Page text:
2. Multiple Mechanisms of Therapy Evasion: Intrinsic/Primary versus Therapy-Induced Resistance

Despite the overall success of innovative cancer therapies, including targeted and immune-checkpoint therapies, resistance mechanisms still represent a major clinical problem. Thus, tumors that show initial response can rapidly become therapy-tolerant and progress. Unfortunately, drug resistance has turned out to be a multifactorial phenomenon, which is especially based on the property of tumor cells to present high phenotypic cell plasticity and heterogeneity [13, 14]. Therefore, fundamental efforts are being made to gain insights into the mechanisms that are either existent in intrinsic/primary resistance (patients do not respond to checkpoint inhibition) or leading to therapy-induced resistance (patients initially respond but eventually relapse) [15]. Apparently, it is very difficult to dissect the molecular mechanism particularly of therapy-induced resistance by using only clinical tissue samples, as this dynamic process requires tumor samples throughout the course of treatment. To this regard, a discriminatory model has been established that allows the accurate prediction of clinical response to anti-PD-1 therapy in melanoma patients [16]. Using 46 blinded samples from melanoma patients (before and during therapy) the authors could show that the spatiotemporal appearance of preexisting CD8(+) T cells at the invasive tumor margin and inside the tumor is the major predictor for the response to anti-PD-1 therapy, yet the underlying molecular mechanisms remain poorly understood. Two recent published studies aimed to unravel molecular basis of anti-PD-1 resistance. The first study verified that sufficient intratumoral T cell infiltration is a prerequisite for the response to anti-PD-1 therapy [17]. However, it is commonly accepted that the activity of tumor infiltrated lymphocytes can be inactivated by the TME through multiple pathways [18]. Interestingly, the treatment of immunotherapy-resistant Ag104Ld tumors with Ab-LIGHT (homologous to lymphotoxin)-based therapy can activate the lymphotoxin β receptor (LTβR) signaling specifically in tumor cells which is leading to enhanced secretion of multiple chemokines. These chemokines trigger massive T cell infiltration into the TME. As these newly recruited T lymphocytes are easier to be activated and less prone to be suppressed, targeting LIGHT might be a strategy to increase immune-checkpoint therapy [17].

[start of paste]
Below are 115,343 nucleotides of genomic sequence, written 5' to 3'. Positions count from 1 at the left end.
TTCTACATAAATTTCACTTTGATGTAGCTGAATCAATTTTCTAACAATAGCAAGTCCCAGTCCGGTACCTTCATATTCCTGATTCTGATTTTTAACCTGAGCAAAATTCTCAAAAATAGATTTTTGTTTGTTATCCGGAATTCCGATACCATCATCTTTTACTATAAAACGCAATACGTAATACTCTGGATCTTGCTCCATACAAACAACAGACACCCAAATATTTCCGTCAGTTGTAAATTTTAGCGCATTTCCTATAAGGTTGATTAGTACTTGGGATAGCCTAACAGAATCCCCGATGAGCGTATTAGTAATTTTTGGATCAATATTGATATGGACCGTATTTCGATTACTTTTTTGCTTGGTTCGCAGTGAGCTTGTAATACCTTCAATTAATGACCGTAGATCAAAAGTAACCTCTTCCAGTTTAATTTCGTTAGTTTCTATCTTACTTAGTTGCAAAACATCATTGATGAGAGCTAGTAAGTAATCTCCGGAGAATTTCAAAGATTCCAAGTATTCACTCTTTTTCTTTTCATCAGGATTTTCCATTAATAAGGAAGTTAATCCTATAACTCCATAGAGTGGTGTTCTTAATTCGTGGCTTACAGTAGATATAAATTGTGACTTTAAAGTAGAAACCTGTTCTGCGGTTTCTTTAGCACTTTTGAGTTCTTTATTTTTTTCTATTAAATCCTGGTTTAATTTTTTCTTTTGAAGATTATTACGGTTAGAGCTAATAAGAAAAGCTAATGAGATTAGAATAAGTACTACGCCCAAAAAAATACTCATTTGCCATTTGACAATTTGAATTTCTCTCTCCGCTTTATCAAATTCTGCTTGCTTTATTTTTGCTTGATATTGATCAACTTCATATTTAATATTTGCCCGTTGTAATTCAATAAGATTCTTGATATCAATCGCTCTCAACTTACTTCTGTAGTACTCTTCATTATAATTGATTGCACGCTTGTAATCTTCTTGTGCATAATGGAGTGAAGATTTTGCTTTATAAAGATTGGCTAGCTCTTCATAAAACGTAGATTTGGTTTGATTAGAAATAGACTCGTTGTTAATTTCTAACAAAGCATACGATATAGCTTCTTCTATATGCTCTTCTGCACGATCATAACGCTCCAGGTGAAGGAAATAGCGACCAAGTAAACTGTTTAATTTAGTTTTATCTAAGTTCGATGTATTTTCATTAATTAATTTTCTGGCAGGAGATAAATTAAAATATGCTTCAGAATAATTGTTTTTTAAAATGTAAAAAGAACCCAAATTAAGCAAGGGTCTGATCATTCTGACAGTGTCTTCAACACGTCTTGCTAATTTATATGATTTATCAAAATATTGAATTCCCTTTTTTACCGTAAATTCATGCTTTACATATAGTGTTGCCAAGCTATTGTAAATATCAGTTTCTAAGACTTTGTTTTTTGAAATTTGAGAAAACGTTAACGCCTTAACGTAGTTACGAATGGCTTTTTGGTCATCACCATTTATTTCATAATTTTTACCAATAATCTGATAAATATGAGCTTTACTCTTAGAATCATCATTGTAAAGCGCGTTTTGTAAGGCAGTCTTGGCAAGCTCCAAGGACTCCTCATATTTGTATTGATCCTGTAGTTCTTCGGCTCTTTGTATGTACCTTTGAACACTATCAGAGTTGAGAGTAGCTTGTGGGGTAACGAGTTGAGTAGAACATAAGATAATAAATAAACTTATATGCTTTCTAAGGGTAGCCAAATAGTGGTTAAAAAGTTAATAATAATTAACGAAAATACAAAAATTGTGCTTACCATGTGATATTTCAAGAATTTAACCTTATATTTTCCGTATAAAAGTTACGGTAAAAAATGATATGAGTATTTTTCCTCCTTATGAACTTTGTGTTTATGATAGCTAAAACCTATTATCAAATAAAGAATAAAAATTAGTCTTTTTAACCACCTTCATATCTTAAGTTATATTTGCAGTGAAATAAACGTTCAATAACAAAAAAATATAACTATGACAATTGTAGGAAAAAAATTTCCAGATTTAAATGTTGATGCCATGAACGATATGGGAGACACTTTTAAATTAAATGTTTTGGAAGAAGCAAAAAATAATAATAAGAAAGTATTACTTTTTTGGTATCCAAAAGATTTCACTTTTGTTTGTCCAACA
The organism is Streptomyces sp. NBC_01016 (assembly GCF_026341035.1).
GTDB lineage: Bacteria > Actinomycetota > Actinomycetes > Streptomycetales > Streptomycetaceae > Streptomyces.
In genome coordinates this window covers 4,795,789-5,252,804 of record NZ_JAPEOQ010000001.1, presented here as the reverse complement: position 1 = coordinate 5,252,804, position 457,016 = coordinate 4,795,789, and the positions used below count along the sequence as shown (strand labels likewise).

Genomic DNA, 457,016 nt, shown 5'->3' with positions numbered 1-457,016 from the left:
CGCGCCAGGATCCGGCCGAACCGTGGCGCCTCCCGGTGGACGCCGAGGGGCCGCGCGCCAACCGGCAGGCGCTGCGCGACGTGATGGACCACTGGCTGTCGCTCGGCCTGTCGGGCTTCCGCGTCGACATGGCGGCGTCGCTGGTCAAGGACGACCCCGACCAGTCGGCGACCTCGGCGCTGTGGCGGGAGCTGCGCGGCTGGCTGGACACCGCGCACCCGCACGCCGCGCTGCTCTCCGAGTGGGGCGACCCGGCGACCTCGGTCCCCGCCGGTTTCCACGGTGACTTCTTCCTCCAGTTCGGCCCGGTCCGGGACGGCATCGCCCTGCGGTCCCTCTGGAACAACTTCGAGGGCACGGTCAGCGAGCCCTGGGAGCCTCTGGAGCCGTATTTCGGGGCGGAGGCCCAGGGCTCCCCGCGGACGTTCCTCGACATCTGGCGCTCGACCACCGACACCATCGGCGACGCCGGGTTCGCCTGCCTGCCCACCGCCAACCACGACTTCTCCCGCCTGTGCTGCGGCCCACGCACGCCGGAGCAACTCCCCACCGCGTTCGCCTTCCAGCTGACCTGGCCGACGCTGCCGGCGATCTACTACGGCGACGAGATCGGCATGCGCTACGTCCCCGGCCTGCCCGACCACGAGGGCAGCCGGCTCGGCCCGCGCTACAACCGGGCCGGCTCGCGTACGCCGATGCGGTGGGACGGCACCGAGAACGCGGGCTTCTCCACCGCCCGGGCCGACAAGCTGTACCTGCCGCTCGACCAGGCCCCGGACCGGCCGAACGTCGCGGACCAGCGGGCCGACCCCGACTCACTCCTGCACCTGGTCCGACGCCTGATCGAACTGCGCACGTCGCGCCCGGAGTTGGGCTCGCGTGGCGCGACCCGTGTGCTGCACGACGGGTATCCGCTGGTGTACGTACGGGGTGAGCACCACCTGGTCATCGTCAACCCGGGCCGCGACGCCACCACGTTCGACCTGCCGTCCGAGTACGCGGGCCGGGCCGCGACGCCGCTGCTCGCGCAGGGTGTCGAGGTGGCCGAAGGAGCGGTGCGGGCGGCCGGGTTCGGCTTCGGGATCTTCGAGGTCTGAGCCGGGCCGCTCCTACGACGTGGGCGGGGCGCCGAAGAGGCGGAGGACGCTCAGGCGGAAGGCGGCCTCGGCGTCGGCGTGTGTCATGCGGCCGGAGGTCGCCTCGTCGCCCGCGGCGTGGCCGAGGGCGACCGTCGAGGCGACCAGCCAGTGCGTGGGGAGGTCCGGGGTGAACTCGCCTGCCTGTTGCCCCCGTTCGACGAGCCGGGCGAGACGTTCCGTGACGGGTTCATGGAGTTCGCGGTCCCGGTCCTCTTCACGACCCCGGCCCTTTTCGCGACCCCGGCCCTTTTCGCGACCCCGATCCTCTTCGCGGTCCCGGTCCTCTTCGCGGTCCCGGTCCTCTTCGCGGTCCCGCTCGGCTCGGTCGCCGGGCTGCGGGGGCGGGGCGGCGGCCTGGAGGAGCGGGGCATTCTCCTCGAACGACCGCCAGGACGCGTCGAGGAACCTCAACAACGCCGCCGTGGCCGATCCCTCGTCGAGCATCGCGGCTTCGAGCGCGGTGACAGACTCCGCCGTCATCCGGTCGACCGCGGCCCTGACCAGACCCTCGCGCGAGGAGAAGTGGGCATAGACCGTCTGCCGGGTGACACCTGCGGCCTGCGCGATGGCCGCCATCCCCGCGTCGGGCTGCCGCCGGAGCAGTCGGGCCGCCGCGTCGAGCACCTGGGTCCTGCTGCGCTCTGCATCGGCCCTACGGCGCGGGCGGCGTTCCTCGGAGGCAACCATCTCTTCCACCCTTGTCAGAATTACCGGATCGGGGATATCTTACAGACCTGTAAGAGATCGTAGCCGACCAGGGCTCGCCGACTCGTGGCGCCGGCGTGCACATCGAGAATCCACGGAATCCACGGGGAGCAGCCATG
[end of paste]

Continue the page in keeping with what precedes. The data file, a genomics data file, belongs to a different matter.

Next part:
The authors of the second study made use of a large scale genomic and transcriptomic analysis which revealed that patients resistant to anti-PD-1 therapy show an increased expression of gene sets that are associated with TGF-β signaling, epithelial to mesenchymal transduction (EMT), wound healing, angiogenesis, and increased monocyte and macrophage chemotaxis, indicating TGF-β as a key enforcer of immune tolerance and an obstacle in the optimal activation of the immune system during immune-checkpoint therapy [19]. Along that line, lack of response to anti-PD-L1 (atezolizumab) therapy in patients with metastatic urothelial cancer was associated with enhanced TGF-β signaling in adjacent fibroblasts within the TME and coinhibition of PD-L1 and TGF-β converted immune-desert mouse tumors to an inflamed phenotype, leading to tumor regression [20].